Opting out of auto insurance coverage to lower premiums is a 'costly mistake,' says Nainesh Kotak

Drivers can now opt out of direct compensation property coverage

Opting out of auto insurance coverage to lower premiums is a 'costly mistake,' says Nainesh Kotak
Nainesh Kotak, Kotak Personal Injury Law

As auto insurance rates skyrocket in Ontario, drivers in the province can now opt out of direct compensation property damage coverage. The province says its aim is to give Ontario drivers more options. Founder of Kotak Personal Injury Law Nainesh Kotak says that the change is a poor solution for consumers faced with unaffordable insurance.

This type of coverage insures drivers who have been in an accident and were not at fault for the cost of damages to their vehicle, the loss of the vehicle, or damage to the vehicle’s contents. Under Regulation 664 of the Insurance Act, drivers can elect not to recover these damages by providing written confirmation to the insurer.

Kotak says that the only circumstance in which it would be sensible to opt out of this coverage is if the insured is driving a car worth less than $2,000 and would not pay to fix it if in an accident.

“It's a very costly mistake to opt out of this type of coverage,” he says.

Instead of addressing insurer profits, the government is trying to reduce premiums by making benefits optional, says Kotak. He is concerned that as people struggle with inflation and rising food and housing costs, some may jump at the opportunity.

A spokesperson for Ontario’s Ministry of Finance told Law Times that allowing drivers to opt out of direct compensation property damage coverage is part of the province’s multi-year strategy to improve the auto insurance system. The ministry announced “The Blueprint for Putting Drivers First” in 2019, saying the province was “taking action to fix the broken auto insurance system that has led to Ontario auto insurance rates being among the highest in the country.”

“This is an important change the government is making to give drivers more options,” says the Ministry’s spokesperson. “For example, for those who own older cars that are worth less than the cost to insure them.”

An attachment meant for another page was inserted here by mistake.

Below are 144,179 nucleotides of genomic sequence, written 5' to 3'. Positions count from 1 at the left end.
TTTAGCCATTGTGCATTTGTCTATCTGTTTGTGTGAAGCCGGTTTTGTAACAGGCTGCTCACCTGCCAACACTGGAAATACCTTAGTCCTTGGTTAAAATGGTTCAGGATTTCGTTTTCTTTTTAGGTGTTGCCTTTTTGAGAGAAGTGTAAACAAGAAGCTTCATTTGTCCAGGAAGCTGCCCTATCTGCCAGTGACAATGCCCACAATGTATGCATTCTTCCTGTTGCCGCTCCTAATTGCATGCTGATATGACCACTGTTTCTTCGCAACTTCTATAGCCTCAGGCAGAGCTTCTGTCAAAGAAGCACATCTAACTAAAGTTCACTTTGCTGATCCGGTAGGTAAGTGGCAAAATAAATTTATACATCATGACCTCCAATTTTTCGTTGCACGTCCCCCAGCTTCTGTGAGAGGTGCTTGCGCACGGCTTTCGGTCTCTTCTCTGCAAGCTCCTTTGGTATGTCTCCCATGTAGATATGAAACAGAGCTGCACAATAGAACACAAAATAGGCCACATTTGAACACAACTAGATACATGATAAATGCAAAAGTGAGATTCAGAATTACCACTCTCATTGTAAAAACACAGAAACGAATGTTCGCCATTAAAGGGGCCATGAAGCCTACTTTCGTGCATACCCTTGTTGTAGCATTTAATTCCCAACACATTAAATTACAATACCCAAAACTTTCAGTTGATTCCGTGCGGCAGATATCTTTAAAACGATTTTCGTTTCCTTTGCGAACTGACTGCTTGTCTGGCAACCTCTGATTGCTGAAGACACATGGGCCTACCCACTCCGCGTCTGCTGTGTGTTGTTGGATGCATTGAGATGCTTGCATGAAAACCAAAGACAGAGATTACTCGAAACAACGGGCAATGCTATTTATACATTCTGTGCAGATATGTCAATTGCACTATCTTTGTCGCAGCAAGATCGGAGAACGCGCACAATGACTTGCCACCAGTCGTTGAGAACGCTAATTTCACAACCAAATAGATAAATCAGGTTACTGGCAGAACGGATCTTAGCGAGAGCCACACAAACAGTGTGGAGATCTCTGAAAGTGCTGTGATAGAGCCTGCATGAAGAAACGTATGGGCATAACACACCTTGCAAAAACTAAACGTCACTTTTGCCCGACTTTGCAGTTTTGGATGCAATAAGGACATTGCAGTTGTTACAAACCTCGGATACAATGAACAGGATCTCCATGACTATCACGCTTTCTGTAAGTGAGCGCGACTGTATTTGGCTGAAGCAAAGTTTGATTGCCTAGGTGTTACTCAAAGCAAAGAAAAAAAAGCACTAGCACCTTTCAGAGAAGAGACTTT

“The government remains committed to ensuring all drivers have as much choice as possible when it comes to auto insurance.”

The changes come as auto insurance rates have soared in Ontario.

Since 2021, average auto insurance rates in Ontario have jumped by $12 percent, according to rates.ca. In Toronto, the average driver saw a hike of 19 percent over the same period, and the rate increase for the average Mississauga driver was 17 percent. In Brampton, auto insurance rates shot up by 39 percent between 2021 and 2023.

Part of Ontario’s Blueprint for Putting Drivers First is to enable insurance companies to offer more discounts and “innovative new products, such as pay-as-you-go insurance.” The province also committed to combatting fraud, reducing red tape, launching electronic proof of auto insurance, and promoting more competition in the auto insurance market.

Premiums are shooting up along with insurance industry profits, and Kotak says that there should be more transparency among insurers and the Financial Services Regulatory Authority of Ontario (FSRA), which regulates them, should only approve “legitimate rate increases.” He says the Insurance Act and the Statutory Accident Benefits Schedule are supposed to be consumer protection legislation, and opting out of direct compensation property damage coverage would only deny the consumer essential benefits.

“The pendulum has swung so far in favour of insurance companies to the detriment of the insured person in the province that there has to be a reckoning someday. We need an overhaul.”

“We have an extremely one-sided system where those who are injured in accidents don’t get properly compensated, don't get proper treatment, don't get proper financial compensation, where insurance companies continue to make profits,” says Kotak. “The only remedies the government can think about is to allow the opting out of direct property damage compensation, which is going to hurt the insured person.”

Russ Courtney, spokesperson for FSRA, says auto-insurance rates are rising due to several market conditions. These include inflation, which impacts the price of auto parts and labour costs; the return of driving behaviours to pre-pandemic levels; supply chain disruptions; and a record increase in auto theft.

“FSRA reviews and approves proposed rate changes using a rigorous process,” he says. “Past profits or losses are not used to justify proposed rate changes, which are based on estimates of the future. An insurance company needs to charge enough to pay future claims obligations, cover its future operating expenses and earn a reasonable profit.”

Courtney says FSRA strongly encourages consumers to seek advice from an insurance agent, broker, or provider before opting out of direct compensation property damage coverage.

Kotak recommends that drivers assess their risk tolerance and financial situation if they consider opting out of coverage. To lower insurance rates, drivers have the option of usage-based insurance, designed to reward good driving behaviour with cheaper insurance coverage by downloading an app and installing a plug-in into the car that tracks speed, rate of acceleration, braking, time of day, and distracted driving. But Kotak warns that usage-based insurance could also expose drivers to higher rates.

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